Extra PNG police have been deployed to the island after many locals threatened to use violence to stop the asylum seekers relocating.
Two-of-the-three centres earmarked for the detainees are still not fenced or guarded.
PNG is also demanding Australia clarify its plans for people found not to be refugees and refugees who are refusing to settle on Manus Island.
PNG Immigration Minister Petrus Thomas says Australia alone is responsible for finding third-country resettlement options for refugees and returning non-refugees to their home countries.
Acting Prime Minister Julie Bishop insists Australia is working to find solutions.
"Today the regional processing centre on Manus Island will be closed and the PNG government has made alternative accommodation arrangements," she told reporters in Perth.
"I understand the PNG government has made arrangements for all essential services to be available at the alternative accommodation - food, water, electricity and medical services.
But Labor's Immigration Minister Shayne Neumann says Peter Dutton has failed to answer questions about arrangements in PNG following the closure, which has fueled refugees' uncertainty about moving to new accommodation.
"The Turnbull Government has known about the closure of Manus Islanc RPC for more than six months but has been unclear and unwilling to explain how refugees will continue to have their basic human needs met – including access to security, health and welfare services," Mr Neumann said in a statement.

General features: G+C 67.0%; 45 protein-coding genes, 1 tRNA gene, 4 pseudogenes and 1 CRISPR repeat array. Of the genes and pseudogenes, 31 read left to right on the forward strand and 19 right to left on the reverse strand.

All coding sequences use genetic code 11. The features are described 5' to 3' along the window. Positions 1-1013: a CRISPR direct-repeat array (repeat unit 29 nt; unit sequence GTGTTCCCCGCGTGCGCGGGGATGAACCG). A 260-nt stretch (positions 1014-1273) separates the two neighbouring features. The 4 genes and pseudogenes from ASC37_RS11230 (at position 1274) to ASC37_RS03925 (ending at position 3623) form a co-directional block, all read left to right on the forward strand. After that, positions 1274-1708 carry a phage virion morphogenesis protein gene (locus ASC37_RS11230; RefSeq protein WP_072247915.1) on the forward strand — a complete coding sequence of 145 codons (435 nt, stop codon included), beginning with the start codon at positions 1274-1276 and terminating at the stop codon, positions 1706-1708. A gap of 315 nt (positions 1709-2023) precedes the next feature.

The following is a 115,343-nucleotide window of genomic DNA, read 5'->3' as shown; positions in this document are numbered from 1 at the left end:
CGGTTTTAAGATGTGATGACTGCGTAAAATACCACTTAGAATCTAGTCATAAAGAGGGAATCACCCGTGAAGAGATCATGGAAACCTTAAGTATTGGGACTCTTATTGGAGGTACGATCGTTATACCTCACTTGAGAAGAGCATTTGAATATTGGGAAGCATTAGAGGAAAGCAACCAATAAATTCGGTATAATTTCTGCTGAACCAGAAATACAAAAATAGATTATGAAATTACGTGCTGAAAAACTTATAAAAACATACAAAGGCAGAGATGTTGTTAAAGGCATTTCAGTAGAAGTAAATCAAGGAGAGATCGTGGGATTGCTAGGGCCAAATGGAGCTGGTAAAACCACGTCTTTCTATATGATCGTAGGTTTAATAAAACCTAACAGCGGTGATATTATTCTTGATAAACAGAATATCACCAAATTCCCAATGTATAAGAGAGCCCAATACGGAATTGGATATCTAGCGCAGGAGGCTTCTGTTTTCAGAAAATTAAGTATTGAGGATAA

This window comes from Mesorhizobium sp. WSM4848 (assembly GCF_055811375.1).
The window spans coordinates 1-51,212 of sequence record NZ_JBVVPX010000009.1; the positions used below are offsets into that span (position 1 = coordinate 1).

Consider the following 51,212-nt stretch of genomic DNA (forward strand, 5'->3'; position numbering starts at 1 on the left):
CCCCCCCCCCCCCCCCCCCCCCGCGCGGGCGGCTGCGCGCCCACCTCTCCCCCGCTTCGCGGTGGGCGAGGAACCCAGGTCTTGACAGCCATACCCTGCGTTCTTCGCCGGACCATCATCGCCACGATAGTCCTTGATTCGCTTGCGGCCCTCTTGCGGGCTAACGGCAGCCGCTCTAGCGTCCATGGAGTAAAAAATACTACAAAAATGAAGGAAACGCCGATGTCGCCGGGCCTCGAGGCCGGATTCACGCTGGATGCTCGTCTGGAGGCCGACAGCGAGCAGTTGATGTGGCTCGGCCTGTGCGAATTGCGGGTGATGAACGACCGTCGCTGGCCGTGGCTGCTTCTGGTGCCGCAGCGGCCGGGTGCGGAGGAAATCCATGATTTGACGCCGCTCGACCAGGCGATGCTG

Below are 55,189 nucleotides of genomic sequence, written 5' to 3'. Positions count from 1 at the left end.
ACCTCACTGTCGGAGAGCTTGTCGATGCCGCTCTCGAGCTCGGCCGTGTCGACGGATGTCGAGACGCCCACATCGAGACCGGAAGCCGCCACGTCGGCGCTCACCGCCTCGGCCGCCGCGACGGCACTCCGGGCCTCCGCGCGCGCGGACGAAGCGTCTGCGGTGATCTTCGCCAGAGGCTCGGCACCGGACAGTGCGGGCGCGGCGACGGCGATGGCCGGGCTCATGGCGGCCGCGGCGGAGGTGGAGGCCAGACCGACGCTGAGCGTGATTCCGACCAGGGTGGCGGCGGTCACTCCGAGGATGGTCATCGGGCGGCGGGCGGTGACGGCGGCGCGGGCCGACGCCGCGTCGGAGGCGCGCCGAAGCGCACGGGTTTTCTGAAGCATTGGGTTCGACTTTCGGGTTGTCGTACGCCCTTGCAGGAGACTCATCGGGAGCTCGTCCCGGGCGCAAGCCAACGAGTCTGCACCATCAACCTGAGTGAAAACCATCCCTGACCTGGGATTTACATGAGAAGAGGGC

The Lombrum centre was forced to close after the PNG Supreme Court ruled in April 2016 that Australia's detention of refugees and asylum seekers there was illegal and unconstitutional.
Six detainees have died on Manus Island - including one who was murdered - since the offshore detention centre was reopened in 2012.
World Vision chief advocate Tim Costello urged the federal government to evacuate detainees to Australia, a course of action it has steadfastly refused to pursue.
"The Turnbull government must now act quickly to avoid any further bloodshed," Mr Costello said.
"We must not abandon those we have placed in this highly volatile and dangerous situation."
Elaine Pearson, the Australia director of Human Rights Watch, agreed.
"While the October 31 deadline looms, refugees and asylum seekers on Manus Island have been getting stabbed, beaten, and robbed,” Ms Pearson said in a statement.
“The tragic irony is that moving these men from their squalid, guarded center and settling them elsewhere in PNG will actually put them at greater danger."
Mr Aziz said the Australian government should reconsider resettlement options available with Canada, New Zealand and the United States.
"What kind of humanity is this? What kind of humanity would make you bring people [to] a place where they don't want to stay and you dump them and [then] you walk away," Mr Aziz said.
"I want to remind them we are humans just like them, we are not animals."